• Management and executives: This metric is vital for management and executives in making informed financial decisions. It assists in determining the optimal capital structure for the company, balancing the use of debt and equity financing. By monitoring changes in this ratio, management can assess the impact of financing decisions on the company’s risk profile, profitability, and long-term sustainability.
  • Regulatory bodies like the U.S. Securities and Exchange Commission (SEC) may require companies to disclose thia metric as part of their financial reporting obligations. Credit rating agencies also use it as one of the factors in assessing a company’s credit rating. A higher ratio might lead to a lower credit rating, affecting the company’s ability to secure financing at favorable terms.

>>MORE: Is Finance a Good Career Path?

Showcasing You Understand the Debt Ratio on Your Resume

You can convey that you understand this calculation by including any of the following items on your resume:

  • In your skills section: Include “financial ratio analysis,” “debt ratio evaluation,” or “capital structure assessment” as skills to demonstrate your familiarity with financial metrics and your ability to analyze and interpret financial data.
  • Mention coursework: Highlight courses that cover financial analysis, financial management, or corporate finance, as these subjects typically delve into this and similar calculations.
  • Highlight work experience: Describe specific projects or responsibilities that assessed a company’s capital structure or financial health.

Other necessary calculations to master if you’re interested in this career path include the following:

  • Other leverage ratios, including the debt-to-equity (DE) ratio, the debt-to-capital ratio, and the asset-to-equity ratio.
  • The current ratio, which compares a company’s current assets to its current liabilities.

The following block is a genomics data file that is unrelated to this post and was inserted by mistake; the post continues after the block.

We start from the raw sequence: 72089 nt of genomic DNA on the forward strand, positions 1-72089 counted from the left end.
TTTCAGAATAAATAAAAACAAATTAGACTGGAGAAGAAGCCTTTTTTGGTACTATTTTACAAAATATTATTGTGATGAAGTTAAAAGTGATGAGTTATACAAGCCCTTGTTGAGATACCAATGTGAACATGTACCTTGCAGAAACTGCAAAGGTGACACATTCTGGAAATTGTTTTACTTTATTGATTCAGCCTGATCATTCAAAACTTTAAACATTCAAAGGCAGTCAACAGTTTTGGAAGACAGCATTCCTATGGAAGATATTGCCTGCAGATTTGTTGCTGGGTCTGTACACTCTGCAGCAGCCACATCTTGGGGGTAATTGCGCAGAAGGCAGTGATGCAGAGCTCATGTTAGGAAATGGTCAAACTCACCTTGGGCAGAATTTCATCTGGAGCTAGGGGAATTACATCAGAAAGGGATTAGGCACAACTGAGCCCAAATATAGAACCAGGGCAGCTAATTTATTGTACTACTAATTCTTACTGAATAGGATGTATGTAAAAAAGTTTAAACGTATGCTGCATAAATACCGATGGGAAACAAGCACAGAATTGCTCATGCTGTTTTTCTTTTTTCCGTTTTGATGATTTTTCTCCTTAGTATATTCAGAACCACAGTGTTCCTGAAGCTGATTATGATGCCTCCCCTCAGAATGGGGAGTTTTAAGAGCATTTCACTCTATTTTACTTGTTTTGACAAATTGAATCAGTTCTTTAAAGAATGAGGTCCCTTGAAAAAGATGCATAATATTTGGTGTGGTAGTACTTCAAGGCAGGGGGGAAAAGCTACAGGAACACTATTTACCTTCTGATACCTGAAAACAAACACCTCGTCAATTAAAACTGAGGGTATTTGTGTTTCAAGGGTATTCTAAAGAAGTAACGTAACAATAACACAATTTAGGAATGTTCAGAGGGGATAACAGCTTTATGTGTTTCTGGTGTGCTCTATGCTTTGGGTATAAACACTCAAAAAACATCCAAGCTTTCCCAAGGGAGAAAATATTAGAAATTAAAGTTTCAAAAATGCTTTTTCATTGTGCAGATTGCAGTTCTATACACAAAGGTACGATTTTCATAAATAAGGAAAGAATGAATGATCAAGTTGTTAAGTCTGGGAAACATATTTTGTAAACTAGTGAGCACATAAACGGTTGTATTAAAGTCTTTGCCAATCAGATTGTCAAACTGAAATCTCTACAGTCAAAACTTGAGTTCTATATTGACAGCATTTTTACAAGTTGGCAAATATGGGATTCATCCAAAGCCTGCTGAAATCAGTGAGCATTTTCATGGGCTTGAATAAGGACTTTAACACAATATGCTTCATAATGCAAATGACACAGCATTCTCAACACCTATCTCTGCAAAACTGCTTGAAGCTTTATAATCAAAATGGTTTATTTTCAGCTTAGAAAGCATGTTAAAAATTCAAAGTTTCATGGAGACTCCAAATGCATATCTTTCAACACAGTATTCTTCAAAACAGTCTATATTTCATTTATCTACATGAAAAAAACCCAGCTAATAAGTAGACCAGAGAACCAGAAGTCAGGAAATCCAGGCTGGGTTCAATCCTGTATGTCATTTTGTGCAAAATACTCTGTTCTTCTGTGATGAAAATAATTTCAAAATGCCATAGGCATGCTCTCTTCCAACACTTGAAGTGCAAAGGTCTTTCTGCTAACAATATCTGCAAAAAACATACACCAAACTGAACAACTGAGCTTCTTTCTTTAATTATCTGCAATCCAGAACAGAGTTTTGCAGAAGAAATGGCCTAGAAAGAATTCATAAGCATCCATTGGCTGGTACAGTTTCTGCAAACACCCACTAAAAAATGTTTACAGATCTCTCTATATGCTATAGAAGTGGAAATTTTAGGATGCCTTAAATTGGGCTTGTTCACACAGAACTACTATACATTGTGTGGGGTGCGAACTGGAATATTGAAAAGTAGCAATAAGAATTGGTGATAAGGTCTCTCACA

• Quick ratio, which measures a company’s short-term liquidity against its short-term obligations.
  • P/E (price-to-earnings) ratio, which compares a company’s share price to its annual net profits.

Learn these and other in-demand skills today with Forage’s free job simulations.

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Understanding the Debt Ratio: Definition and Formula (1)

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Understanding the Debt Ratio: Definition and Formula (2024)

FAQs

What is the formula for debt ratio? ›

A company's debt ratio can be calculated by dividing total debt by total assets. A debt ratio that's less than 1 or 100% is considered ideal, while a debt ratio that's greater than 1 or 100% means a company has more debt than assets.

How do you interpret the debt ratio? ›

Interpreting the Debt Ratio

If the ratio is over 1, a company has more debt than assets. If the ratio is below 1, the company has more assets than debt. Broadly speaking, ratios of 60% (0.6) or more are considered high, while ratios of 40% (0.4) or less are considered low.

How to calculate debt to ratio? ›

How do I calculate my debt-to-income ratio? To calculate your DTI, you add up all your monthly debt payments and divide them by your gross monthly income. Your gross monthly income is generally the amount of money you have earned before your taxes and other deductions are taken out.

What is the debt to asset ratio for dummies? ›

The debt ratio, or total debt-to-total assets, is calculated by dividing a company's total debt by its total assets. It is also called the debt-to-assets ratio. It is a leverage ratio that defines how much debt a company carries compared to the value of the assets it owns.

What is the simple formula for debt equity ratio? ›

The formula for calculating the debt-to-equity ratio is to take a company's total liabilities and divide them by its total shareholders' equity.

What is the formula for ratio? ›

Ratios compare two numbers, usually by dividing them. If you are comparing one data point (A) to another data point (B), your formula would be A/B. This means you are dividing information A by information B. For example, if A is five and B is 10, your ratio will be 5/10.